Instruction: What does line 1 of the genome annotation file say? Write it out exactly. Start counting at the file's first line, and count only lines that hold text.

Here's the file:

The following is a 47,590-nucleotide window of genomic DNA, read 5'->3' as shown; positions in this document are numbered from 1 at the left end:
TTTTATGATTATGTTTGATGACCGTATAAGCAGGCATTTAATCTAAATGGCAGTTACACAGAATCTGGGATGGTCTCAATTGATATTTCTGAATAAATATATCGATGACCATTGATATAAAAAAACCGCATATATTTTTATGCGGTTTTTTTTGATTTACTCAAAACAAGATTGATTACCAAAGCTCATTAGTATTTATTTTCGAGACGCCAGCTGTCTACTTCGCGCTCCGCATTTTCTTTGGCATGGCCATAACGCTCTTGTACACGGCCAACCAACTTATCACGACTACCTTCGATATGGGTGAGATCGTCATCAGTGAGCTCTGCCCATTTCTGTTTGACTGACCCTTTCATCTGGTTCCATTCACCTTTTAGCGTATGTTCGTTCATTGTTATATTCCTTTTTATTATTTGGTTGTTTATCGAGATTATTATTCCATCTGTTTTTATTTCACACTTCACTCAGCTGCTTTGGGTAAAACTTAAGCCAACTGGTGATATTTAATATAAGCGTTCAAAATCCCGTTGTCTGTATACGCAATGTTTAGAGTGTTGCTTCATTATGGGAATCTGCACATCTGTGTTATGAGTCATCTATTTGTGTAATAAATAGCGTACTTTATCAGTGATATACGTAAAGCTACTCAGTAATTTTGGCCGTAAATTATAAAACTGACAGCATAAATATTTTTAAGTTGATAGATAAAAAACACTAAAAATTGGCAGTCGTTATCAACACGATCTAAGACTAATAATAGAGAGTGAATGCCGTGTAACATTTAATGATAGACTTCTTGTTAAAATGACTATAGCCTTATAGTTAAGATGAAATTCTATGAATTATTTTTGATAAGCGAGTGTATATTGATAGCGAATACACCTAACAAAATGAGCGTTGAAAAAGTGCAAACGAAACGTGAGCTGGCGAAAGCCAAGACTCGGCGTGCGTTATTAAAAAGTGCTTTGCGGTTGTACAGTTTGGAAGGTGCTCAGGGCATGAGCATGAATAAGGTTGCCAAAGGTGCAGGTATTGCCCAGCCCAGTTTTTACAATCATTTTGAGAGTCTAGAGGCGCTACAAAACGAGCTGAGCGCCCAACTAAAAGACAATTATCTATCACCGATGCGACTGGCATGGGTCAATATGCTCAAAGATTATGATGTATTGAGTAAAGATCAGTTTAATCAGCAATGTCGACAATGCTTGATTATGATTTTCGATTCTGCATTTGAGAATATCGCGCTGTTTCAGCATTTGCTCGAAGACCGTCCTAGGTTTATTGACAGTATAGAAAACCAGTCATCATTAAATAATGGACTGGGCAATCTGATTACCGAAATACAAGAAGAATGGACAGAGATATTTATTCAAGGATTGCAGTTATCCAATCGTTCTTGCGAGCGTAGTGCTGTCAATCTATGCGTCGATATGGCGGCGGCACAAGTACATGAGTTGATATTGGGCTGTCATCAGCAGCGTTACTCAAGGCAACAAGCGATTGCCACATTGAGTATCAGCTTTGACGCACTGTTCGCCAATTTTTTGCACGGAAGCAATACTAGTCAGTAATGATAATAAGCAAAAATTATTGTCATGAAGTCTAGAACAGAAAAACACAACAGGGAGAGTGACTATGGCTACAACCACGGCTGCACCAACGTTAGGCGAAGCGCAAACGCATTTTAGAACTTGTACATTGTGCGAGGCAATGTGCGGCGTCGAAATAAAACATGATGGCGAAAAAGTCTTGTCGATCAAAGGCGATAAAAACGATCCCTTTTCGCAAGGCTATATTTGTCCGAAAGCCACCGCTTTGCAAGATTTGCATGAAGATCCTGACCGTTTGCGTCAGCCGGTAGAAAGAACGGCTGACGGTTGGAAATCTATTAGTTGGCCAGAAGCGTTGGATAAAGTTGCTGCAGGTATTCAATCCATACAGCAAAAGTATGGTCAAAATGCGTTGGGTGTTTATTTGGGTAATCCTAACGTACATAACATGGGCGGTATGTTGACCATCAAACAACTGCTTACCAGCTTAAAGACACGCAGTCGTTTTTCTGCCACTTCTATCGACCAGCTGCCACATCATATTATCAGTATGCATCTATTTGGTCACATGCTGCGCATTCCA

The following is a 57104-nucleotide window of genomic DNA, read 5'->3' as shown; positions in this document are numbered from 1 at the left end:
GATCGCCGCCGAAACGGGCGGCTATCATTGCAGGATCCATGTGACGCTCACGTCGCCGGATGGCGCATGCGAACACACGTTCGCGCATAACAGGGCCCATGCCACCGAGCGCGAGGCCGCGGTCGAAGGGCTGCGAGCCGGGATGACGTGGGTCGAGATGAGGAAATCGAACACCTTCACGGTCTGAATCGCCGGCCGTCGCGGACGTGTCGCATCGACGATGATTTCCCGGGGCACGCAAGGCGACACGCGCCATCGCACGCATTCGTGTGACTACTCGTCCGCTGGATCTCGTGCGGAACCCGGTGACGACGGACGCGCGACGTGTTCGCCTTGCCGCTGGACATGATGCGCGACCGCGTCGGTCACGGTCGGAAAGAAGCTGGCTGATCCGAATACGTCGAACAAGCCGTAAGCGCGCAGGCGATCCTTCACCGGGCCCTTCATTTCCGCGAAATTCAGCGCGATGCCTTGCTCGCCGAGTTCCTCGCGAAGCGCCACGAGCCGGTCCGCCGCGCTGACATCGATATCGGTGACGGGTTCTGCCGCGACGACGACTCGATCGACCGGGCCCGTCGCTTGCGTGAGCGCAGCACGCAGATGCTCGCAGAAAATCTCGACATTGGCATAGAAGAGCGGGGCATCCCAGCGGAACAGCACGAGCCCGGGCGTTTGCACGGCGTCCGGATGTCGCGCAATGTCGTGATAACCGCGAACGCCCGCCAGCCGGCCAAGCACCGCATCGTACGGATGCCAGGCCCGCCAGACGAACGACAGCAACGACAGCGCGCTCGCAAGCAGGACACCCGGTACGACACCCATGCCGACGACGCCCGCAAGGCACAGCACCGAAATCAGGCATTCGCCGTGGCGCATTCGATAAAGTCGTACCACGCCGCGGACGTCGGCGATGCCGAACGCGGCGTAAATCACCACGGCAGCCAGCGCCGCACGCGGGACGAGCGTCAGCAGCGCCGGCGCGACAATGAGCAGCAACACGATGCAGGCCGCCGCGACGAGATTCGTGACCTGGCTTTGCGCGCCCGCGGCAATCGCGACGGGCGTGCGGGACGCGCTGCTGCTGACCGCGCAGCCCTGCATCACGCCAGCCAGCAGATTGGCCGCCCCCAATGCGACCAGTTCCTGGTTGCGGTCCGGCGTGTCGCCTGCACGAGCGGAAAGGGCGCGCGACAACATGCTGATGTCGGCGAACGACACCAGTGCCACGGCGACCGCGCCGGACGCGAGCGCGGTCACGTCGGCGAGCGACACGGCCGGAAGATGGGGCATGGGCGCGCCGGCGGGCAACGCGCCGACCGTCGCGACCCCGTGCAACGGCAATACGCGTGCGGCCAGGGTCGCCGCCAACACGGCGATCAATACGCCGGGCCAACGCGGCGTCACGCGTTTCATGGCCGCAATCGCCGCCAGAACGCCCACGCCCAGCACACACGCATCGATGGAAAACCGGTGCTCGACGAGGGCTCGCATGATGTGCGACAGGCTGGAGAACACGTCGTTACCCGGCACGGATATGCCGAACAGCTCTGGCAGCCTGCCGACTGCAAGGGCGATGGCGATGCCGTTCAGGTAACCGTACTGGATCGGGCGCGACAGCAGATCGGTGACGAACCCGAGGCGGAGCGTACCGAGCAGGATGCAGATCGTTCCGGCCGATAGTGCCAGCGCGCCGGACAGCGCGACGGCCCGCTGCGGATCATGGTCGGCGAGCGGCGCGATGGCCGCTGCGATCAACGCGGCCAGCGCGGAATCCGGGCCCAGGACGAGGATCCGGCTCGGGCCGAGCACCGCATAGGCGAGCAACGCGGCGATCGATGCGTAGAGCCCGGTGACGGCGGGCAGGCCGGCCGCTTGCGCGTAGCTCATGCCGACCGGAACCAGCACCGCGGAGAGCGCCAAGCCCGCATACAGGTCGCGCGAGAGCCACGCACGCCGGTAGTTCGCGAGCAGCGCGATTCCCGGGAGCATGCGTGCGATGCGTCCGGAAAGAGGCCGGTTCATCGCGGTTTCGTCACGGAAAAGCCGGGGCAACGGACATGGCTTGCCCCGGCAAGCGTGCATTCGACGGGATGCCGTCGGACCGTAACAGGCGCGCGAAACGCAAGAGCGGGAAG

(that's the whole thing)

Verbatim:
The following is a 47,590-nucleotide window of genomic DNA, read 5'->3' as shown; positions in this document are numbered from 1 at the left end: